Lt. Gen. Robert Caslen, who oversees the training of Iraqi forces, said they have the capacity to deal with internal threats like al-Qaida, USA Today reported. But he said securing the country's international borders and airspace is another matter.
The United States and the Iraqi government were unable to reach an agreement on the terms of a training program. The U.S. troops remaining in the country, fewer than 10,000, are scheduled to leave by the end of the month.
"That leaves a significant training gap in the Iraqi security forces," Caslen said. "Iraqi security forces are going to have to address how to meet that training gap in the future."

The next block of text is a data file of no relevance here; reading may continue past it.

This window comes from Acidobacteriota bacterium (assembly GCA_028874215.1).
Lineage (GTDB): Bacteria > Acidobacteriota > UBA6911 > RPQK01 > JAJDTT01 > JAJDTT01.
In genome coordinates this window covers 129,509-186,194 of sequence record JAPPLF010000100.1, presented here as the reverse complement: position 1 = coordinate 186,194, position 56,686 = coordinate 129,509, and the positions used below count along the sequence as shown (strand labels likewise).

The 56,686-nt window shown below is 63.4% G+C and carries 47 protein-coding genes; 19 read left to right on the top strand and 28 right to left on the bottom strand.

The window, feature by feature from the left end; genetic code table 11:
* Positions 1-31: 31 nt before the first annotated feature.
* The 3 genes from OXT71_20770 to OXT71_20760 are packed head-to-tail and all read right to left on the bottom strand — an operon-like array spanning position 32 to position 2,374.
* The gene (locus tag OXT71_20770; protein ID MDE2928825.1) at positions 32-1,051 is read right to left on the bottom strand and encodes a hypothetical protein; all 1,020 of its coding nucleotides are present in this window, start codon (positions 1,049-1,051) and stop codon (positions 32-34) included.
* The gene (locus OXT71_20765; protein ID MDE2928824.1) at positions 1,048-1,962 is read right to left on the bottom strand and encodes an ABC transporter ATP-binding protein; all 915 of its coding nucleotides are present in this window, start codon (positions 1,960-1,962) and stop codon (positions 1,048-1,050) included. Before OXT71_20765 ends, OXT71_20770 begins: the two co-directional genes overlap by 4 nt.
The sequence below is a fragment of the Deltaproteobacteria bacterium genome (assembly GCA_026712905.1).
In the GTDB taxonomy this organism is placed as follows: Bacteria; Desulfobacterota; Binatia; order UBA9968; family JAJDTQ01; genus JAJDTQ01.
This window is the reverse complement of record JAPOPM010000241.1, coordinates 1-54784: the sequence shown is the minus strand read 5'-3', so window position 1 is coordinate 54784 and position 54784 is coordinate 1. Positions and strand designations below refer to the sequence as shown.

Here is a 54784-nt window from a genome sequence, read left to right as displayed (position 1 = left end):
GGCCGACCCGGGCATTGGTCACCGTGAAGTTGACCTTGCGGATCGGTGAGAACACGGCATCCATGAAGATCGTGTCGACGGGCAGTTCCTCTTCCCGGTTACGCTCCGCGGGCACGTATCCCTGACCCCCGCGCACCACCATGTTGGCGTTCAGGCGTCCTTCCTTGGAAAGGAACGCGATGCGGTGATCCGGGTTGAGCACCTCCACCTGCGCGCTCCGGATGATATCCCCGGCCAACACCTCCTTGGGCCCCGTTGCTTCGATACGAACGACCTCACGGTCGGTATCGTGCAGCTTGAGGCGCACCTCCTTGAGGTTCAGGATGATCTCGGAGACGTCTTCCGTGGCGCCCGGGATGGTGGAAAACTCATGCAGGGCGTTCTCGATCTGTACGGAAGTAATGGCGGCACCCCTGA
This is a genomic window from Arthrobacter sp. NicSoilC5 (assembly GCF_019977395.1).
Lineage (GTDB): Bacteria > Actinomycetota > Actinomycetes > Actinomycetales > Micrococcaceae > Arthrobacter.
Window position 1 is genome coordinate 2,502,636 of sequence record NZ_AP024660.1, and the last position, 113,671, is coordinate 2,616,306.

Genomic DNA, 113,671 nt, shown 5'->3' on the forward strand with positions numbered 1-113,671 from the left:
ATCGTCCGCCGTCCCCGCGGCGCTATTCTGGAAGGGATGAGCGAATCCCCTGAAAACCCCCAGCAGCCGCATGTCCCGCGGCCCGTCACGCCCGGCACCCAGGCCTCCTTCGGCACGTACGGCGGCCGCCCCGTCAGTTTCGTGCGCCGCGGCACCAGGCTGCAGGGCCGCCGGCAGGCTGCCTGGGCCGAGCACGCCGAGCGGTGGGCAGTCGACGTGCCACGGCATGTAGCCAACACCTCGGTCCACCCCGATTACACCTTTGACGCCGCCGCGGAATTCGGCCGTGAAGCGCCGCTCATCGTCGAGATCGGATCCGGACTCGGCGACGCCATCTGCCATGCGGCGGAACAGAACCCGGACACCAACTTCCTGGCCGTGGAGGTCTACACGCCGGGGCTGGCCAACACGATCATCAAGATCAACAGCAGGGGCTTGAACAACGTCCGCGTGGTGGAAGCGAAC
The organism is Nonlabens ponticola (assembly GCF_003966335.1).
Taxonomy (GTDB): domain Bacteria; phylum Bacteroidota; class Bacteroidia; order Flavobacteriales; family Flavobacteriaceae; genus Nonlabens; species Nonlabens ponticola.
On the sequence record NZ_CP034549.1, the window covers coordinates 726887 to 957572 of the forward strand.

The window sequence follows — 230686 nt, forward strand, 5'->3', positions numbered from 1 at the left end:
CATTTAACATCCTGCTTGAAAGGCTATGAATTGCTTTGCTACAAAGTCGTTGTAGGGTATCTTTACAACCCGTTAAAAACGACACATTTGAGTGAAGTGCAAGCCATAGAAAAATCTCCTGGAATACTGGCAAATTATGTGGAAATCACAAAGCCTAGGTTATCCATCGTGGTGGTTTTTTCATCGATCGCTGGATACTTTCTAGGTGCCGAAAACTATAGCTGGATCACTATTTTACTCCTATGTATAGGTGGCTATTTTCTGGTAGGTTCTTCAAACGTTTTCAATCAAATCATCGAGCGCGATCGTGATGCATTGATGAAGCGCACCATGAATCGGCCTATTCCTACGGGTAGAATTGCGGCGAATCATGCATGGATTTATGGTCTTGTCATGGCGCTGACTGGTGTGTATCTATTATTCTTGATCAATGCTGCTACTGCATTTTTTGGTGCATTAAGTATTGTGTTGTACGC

Even Iraq's counterinsurgency actions still depend on the U.S. military for air support and for some technical equipment, he said. Securing the borders requires more high-tech know-how.
"The best situation was to have the residual force that could train them like we do in our Army," Caslen said.
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